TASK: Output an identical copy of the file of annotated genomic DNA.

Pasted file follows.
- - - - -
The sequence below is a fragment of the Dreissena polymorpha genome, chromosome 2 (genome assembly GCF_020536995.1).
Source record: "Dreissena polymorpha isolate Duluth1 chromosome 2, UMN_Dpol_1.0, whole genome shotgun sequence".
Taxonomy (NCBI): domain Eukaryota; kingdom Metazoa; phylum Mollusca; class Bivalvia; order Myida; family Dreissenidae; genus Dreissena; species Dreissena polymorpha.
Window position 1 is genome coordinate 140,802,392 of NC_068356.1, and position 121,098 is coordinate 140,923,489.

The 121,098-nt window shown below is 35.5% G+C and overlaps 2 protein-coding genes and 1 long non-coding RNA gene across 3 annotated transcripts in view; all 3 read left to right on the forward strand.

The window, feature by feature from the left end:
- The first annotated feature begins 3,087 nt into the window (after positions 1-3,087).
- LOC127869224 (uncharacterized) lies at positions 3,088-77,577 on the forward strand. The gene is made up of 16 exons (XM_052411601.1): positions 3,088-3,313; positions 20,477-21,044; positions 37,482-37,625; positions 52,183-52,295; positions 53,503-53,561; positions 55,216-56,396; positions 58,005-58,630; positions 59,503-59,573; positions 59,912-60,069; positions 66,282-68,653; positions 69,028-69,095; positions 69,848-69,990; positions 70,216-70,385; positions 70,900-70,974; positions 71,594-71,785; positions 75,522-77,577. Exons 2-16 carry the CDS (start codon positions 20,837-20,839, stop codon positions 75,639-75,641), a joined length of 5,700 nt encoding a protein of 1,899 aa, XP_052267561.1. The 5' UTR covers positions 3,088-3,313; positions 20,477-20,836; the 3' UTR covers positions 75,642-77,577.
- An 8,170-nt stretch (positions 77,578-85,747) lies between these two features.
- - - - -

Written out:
The sequence below is a fragment of the Dreissena polymorpha genome, chromosome 2 (genome assembly GCF_020536995.1).
Source record: "Dreissena polymorpha isolate Duluth1 chromosome 2, UMN_Dpol_1.0, whole genome shotgun sequence".
Taxonomy (NCBI): domain Eukaryota; kingdom Metazoa; phylum Mollusca; class Bivalvia; order Myida; family Dreissenidae; genus Dreissena; species Dreissena polymorpha.
Window position 1 is genome coordinate 140,802,392 of NC_068356.1, and position 121,098 is coordinate 140,923,489.

The 121,098-nt window shown below is 35.5% G+C and overlaps 2 protein-coding genes and 1 long non-coding RNA gene across 3 annotated transcripts in view; all 3 read left to right on the forward strand.

The window, feature by feature from the left end:
- The first annotated feature begins 3,087 nt into the window (after positions 1-3,087).
- LOC127869224 (uncharacterized) lies at positions 3,088-77,577 on the forward strand. The gene is made up of 16 exons (XM_052411601.1): positions 3,088-3,313; positions 20,477-21,044; positions 37,482-37,625; positions 52,183-52,295; positions 53,503-53,561; positions 55,216-56,396; positions 58,005-58,630; positions 59,503-59,573; positions 59,912-60,069; positions 66,282-68,653; positions 69,028-69,095; positions 69,848-69,990; positions 70,216-70,385; positions 70,900-70,974; positions 71,594-71,785; positions 75,522-77,577. Exons 2-16 carry the CDS (start codon positions 20,837-20,839, stop codon positions 75,639-75,641), a joined length of 5,700 nt encoding a protein of 1,899 aa, XP_052267561.1. The 5' UTR covers positions 3,088-3,313; positions 20,477-20,836; the 3' UTR covers positions 75,642-77,577.
- An 8,170-nt stretch (positions 77,578-85,747) lies between these two features.